Ixion - To The Void review
|Album:||To The Void|
|Release date:||February 2011|
01. Beyond The Skies
02. The Plague
04. New Heaven
05. Fear Of The Hidden
07. Falling To Apathy
08. Funereal Dance
09. Soothing In Agony
10. Fade To Blue
To The Void marks the first proper full-length release from the doomed French duo, Ixion. They are described as "atmospheric doom" or "atmospheric funeral doom" or some such. This is a simplified, but fitting description. Given the choice of space imagery for the cover, why not go with the concept of a planet as a metaphor, no?
The core of their sound is basically slowed down doom with growled death vocals and crushing riffs that sound reminiscent of Ahab at times, with the kind of "stutter-step" delivery. Ixion wrap up the harsh package with some keyboard backgrounds to further the mood, as well as melodic piano over the top to perhaps soften it up a tad. They do well enough in this approach to make an interesting and good album, but why stop there?
So at the center you have the crushing frozen core, but rather than limit their approach to standard, tried and tr00, they've opted to surround said core with an ethereal atmosphere… lots of Mellow Moments™ involving keyboards and electronic elements. The singer shifts it up from cookie monster to clean, lightly sung or even whispered vocals to further the mood. These segments help the sound capture the same vibe as the imagery.
The songs are not particularly long for the genre, mostly clocking in around the six-minute mark. Unlike my recent review of Septic Mind's Nachalo, where both the Mellow Moment™ passages and the DOOOOOOOOOOOOM go on for extended periods, Ixion switch them up fairly regularly.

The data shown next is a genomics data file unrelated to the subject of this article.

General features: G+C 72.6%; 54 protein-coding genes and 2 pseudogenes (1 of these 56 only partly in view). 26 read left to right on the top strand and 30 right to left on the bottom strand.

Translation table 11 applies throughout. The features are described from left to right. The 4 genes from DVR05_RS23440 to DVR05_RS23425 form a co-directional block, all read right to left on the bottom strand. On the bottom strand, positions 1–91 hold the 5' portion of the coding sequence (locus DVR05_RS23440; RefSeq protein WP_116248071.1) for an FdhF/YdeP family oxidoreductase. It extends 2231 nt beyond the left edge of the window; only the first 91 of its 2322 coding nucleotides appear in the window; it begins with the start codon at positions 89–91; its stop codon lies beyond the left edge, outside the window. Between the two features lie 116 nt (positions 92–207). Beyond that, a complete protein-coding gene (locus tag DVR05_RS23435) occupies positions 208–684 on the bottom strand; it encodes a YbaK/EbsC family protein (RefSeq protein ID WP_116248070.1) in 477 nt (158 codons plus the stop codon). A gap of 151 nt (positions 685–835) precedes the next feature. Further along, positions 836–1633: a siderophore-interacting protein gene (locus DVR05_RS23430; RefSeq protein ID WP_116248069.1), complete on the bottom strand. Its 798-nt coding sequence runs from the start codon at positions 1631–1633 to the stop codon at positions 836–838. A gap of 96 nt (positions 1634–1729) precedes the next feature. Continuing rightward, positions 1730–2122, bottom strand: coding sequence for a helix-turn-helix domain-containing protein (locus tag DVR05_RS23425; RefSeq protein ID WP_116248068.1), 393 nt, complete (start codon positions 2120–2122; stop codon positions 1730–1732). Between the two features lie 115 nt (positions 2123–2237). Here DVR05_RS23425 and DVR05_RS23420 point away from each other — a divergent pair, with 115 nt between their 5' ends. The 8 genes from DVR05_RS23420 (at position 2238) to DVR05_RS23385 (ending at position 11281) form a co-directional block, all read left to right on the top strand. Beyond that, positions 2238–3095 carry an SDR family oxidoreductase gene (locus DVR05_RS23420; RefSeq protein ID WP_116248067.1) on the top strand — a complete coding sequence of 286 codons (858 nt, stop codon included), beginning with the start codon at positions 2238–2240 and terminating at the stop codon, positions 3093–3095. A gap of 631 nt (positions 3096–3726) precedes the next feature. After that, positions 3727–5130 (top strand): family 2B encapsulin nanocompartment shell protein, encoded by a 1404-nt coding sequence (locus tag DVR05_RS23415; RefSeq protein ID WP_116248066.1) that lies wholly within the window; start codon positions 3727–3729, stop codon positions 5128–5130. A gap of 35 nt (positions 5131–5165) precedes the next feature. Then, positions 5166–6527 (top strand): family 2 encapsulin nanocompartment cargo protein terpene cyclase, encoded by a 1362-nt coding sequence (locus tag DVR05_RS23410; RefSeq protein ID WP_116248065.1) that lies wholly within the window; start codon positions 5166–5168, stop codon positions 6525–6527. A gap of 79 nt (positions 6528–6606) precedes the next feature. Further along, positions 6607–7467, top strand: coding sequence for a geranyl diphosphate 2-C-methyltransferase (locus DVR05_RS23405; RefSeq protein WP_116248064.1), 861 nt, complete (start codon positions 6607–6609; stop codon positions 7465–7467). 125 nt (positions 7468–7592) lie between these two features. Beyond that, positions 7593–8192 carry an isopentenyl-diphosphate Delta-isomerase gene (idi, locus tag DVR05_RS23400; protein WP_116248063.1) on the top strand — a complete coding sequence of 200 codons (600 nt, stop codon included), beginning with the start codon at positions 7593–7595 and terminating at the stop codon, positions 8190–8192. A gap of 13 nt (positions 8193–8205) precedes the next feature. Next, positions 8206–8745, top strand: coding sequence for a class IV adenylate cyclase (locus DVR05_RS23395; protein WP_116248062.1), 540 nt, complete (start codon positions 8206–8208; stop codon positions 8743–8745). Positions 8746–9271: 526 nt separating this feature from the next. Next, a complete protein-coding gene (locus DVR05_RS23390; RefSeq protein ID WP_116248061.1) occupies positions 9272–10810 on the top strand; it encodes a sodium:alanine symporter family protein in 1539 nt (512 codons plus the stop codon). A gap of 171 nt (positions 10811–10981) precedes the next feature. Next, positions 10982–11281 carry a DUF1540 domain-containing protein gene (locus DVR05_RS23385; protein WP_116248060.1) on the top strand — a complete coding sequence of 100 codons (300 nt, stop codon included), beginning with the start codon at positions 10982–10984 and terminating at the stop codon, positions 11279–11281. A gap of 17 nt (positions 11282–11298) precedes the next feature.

I guess there are lots of easy comparisons to perhaps give the uninitiated an idea of the overall sound (Mar De Grises, perhaps, for their masterful shifting of moods and styles), but to me this album almost sounded like a "What If?" game. What If Samael had, shortly after the release of Passage and the Exodus EP, opted to travel an Electro-doom path.
So a nice big "Merci Beaucoup*" goes to Collin for being too freaking lazy to review this and instead directing the band my way. I really enjoyed listening to the album, and it's one of those I'll continue to enjoy listening to long after this review is published and my "work" is done here. Thanks, Mon Ami.*
* Those familiar with my reviews and rambles should be aware I intentionally misspell any and all French words because I know it annoys Collin to no end. This release was so good that I temporarily backed away from butchering their language. For this review only.
||Written on 10.05.2011 by BitterCOld has been officially reviewing albums for MetalStorm since 2009.|
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